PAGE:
ISSN 2330-717X

Commission Blocks Merger Between Deutsche Börse And London Stock Exchange


The European Commission has prohibited the proposed merger between Deutsche Börse AG and London Stock Exchange Group under the EU Merger Regulation. The Commission’s investigation concluded the merger would have created a de facto monopoly in the markets for clearing fixed income instruments.

The proposed merger would have combined the activities of the two largest European stock exchange operators, Deutsche Börse AG (DBAG) and London Stock Exchange Group (LSEG). They own the stock exchanges of Germany, Italy and the United Kingdom, as well as several of the largest European clearing houses.

Commissioner Margrethe Vestager, in charge of competition policy, said, “The European economy depends on well-functioning financial markets. That is not just important for banks and other financial institutions. The whole economy benefits when businesses can raise money on competitive financial markets.

The merger between Deutsche Börse and the London Stock Exchange would have significantly reduced competition by creating a de facto monopoly in the crucial area of clearing of fixed income instruments. As the parties failed to offer the remedies required to address our competition concerns, the Commission has decided to prohibit the merger.”

The Commission’s concerns

According to the Commission, the merger would have led to a de facto monopoly in clearing of fixed income instruments (bonds and repurchase agreements) in Europe, where the parties are the only relevant providers of these services. In particular, the merger would have combined DBAG’s Frankfurt based clearing house Eurex with LSEG’s clearing houses LCH.Clearnet (which comprises London based LCH.Clearnet Ltd and Paris based LCH.Clearnet SA) and Rome based Cassa di Compensazione e Garanzia.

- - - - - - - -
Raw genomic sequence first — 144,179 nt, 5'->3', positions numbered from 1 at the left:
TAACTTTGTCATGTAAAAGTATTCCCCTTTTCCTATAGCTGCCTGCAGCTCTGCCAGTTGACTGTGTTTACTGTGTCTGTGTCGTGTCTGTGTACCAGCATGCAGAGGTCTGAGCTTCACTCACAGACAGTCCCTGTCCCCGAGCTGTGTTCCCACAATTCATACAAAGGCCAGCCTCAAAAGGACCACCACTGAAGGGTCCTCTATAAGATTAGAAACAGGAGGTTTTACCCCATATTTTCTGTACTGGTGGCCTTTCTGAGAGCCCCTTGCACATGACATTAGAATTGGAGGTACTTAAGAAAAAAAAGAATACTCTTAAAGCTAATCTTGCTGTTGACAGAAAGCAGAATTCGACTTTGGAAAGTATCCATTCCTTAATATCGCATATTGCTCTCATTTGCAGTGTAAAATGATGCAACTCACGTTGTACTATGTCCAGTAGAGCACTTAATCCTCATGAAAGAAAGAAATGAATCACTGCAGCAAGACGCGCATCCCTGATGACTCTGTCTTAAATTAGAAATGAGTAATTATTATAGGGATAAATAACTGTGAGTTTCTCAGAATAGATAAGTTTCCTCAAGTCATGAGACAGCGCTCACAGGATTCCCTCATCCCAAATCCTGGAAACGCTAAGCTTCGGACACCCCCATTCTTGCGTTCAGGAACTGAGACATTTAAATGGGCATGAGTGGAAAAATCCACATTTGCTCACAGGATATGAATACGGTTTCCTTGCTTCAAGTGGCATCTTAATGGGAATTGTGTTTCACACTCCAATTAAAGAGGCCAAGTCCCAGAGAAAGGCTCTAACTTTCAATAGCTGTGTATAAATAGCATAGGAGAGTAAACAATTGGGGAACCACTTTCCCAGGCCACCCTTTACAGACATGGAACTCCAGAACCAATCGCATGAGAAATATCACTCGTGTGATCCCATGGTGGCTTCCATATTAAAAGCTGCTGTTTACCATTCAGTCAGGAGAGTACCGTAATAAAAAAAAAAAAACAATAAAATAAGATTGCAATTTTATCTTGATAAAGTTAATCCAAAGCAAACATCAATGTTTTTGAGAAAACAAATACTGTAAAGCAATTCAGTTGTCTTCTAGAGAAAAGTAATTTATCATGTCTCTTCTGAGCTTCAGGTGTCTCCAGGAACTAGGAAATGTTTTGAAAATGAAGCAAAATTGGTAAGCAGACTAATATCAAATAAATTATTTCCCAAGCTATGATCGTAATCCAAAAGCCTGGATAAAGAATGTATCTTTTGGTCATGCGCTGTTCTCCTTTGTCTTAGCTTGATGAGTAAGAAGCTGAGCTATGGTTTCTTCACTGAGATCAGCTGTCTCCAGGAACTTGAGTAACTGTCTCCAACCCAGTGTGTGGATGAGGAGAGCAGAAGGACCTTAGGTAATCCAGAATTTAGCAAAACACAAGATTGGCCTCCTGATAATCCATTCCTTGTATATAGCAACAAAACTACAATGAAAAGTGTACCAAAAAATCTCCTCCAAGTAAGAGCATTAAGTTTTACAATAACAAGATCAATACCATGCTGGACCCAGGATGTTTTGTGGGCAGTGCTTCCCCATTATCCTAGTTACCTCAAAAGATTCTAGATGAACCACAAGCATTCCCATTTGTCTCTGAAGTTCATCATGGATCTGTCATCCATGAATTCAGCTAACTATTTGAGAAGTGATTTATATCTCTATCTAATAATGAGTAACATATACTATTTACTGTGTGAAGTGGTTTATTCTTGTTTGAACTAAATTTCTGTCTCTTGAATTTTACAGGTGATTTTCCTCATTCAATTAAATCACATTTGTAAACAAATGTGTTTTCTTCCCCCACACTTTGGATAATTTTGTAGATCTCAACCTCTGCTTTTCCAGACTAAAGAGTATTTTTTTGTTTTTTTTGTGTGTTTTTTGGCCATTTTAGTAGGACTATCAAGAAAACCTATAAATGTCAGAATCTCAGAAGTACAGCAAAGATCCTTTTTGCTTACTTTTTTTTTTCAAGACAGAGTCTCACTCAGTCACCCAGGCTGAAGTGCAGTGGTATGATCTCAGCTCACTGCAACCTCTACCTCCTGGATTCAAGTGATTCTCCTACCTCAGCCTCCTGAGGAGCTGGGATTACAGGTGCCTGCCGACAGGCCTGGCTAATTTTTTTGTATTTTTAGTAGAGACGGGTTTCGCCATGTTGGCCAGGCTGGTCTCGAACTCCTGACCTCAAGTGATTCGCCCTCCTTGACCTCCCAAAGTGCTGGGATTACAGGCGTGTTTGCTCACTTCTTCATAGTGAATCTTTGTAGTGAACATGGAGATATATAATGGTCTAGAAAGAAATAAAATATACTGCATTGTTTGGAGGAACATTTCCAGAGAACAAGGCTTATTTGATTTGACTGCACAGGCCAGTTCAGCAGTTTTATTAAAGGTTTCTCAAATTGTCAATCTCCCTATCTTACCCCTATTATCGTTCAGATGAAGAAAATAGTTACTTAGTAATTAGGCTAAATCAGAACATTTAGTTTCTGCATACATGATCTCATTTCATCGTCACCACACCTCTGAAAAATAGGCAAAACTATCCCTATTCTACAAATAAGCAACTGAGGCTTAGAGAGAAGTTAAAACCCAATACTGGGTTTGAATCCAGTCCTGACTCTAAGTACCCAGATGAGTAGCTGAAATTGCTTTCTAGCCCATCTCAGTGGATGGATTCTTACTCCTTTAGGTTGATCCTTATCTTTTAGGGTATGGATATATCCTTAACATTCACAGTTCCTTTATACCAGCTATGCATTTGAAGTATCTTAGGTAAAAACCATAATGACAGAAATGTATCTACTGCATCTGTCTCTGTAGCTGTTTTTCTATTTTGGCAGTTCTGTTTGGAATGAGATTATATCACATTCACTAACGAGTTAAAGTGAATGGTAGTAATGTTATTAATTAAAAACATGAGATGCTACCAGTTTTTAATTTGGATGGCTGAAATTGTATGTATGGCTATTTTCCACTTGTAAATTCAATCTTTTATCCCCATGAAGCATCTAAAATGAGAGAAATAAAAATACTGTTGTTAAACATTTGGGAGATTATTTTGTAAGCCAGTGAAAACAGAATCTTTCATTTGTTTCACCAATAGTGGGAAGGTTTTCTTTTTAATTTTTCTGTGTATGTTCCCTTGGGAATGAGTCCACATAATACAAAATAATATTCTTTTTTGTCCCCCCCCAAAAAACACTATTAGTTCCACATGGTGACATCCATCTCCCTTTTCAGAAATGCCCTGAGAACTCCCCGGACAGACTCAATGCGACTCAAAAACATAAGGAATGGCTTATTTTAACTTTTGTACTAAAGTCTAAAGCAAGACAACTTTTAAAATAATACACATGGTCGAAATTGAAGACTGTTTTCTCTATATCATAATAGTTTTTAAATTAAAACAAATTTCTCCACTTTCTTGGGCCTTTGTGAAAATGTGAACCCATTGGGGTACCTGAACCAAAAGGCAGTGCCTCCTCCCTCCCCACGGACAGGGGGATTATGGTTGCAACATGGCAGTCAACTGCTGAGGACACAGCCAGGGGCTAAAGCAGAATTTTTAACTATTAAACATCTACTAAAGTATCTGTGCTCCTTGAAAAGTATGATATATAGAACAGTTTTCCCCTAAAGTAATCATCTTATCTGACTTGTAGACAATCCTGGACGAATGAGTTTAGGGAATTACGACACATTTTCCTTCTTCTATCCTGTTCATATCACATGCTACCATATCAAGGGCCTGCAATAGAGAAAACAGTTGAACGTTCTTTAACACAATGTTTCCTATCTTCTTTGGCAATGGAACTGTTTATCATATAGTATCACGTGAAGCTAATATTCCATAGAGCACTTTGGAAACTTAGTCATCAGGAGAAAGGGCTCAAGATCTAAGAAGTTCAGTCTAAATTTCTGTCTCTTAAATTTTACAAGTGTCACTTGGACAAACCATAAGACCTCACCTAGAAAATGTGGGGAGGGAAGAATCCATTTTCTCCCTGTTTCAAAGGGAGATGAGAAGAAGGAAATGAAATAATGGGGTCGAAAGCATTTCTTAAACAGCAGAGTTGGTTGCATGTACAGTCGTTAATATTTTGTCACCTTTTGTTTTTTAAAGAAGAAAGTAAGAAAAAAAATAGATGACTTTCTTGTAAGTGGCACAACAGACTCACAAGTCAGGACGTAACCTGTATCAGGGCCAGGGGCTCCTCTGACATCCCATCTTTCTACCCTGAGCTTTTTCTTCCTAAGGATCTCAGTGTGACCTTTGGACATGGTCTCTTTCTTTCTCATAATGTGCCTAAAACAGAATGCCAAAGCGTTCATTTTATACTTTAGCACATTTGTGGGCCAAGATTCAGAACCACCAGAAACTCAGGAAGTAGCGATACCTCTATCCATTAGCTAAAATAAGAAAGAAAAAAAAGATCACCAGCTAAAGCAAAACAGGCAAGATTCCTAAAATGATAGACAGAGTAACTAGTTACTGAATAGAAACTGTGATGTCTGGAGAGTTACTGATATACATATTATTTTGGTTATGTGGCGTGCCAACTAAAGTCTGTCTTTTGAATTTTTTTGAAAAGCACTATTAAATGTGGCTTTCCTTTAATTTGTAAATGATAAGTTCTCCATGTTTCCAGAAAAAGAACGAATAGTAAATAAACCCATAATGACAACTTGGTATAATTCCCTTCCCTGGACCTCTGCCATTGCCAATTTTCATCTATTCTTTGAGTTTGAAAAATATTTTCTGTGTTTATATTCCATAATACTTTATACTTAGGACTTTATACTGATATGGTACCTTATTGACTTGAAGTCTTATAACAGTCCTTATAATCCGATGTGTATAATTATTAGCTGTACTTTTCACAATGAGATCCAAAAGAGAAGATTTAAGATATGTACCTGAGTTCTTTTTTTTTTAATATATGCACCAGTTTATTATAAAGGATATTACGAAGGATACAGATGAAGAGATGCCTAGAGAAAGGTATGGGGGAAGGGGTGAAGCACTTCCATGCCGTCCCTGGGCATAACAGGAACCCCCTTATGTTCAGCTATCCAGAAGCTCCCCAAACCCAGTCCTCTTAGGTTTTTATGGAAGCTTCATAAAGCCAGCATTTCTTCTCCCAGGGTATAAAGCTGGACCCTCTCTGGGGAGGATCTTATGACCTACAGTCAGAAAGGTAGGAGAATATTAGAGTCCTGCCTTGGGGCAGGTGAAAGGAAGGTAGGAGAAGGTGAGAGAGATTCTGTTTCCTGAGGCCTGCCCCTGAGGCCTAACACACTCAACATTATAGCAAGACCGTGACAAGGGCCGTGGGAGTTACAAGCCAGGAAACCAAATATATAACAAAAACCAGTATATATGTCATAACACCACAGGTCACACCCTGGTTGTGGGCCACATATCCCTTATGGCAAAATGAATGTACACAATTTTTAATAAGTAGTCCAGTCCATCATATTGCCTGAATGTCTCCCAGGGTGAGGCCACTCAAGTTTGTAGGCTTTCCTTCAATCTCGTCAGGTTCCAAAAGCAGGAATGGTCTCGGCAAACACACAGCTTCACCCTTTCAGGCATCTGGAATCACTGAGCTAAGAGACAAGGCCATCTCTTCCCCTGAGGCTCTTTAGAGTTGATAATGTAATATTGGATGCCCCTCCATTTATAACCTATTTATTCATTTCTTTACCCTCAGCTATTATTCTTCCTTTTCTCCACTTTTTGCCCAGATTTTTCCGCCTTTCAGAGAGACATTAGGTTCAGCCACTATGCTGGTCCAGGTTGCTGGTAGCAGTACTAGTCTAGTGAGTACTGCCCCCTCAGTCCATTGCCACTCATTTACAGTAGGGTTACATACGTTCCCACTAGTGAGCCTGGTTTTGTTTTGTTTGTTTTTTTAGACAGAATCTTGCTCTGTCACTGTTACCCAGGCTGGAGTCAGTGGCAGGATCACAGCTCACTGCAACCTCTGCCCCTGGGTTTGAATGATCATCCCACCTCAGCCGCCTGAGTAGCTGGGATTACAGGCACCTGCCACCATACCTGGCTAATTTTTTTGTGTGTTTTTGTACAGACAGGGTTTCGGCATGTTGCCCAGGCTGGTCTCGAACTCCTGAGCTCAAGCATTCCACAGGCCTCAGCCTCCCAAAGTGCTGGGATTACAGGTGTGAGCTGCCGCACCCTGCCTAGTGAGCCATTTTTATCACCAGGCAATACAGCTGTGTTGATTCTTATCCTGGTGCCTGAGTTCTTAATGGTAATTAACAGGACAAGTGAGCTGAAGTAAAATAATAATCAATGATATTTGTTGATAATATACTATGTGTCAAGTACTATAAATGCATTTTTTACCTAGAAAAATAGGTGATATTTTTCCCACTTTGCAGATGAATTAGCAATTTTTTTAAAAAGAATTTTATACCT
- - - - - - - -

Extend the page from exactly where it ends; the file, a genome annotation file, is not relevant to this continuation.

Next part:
This monopoly in clearing fixed income instruments would also have had a knock-on effect on the downstream markets for settlement, custody and collateral management. Service providers in these markets depend on transaction feeds from clearing houses. As DBAG’s Clearstream competes with these service providers, the merged entity would have had the ability and the incentive to divert transaction feeds to Clearstream and foreclose the other competitors.

In addition, the merger would have removed horizontal competition for the trading and clearing of single stock equity derivatives (based on stocks of Belgian, Dutch and French companies). Currently, Eurex competes with a bundled product (combining trading and clearing) offered by Euronext and LCH.Clearnet SA. After the merger, LCH.Clearnet, which has significant pricing power over the bundled product, would have less incentive to compete with Eurex. Finally, this market power could potentially also be used to squeeze out Euronext.

The parties’ proposed remedy

The parties proposed a remedy consisting of the divestment of LCH.Clearnet SA, LSEG’s France-based clearing house to address the Commission’s concerns.

The Commission concluded that this divestment would have resolved the concerns relating to single stock equity derivatives. However, it would not have been effective to remedy the concerns stemming from the creation of the de facto monopoly in fixed income clearing. This is what emerged from the market test of the remedy. Market testing is the phase of a merger investigation during which the Commission consults on proposed remedies with market participants to allow them to submit their views.

The market test revealed that LCH.Clearnet SA’s fixed income clearing business is vitally dependent on trading feeds from LSEG’s fixed income trading platform MTS. Without these trading feeds, the viability of this business line in the future would be severely undermined. Therefore, the Commission could not determine whether LCH.Clearnet SA would have been a viable competitor in fixed income clearing going forward.

The parties have had the opportunity to modify the proposed commitments to address the issues identified during the market test. The divestment of MTS, a comparatively small asset compared to the parties’ combined revenues and market value, would have been a clear-cut remedy to meet these concerns.

Ultimately, the parties were, however, only prepared to offer a complex set of behavioral measures but not the divestiture of MTS. They were not able to demonstrate that these measures would have been effective in practice and would have ensured that LCH.Clearnet SA would be a viable competitor in fixed income clearing going forward.

The Commission therefore concluded that the proposed remedy would not have been able to prevent the emergence of a de facto monopoly on the markets related to fixed income clearing as a result of the merger, which is why it decided to block the proposed transaction.

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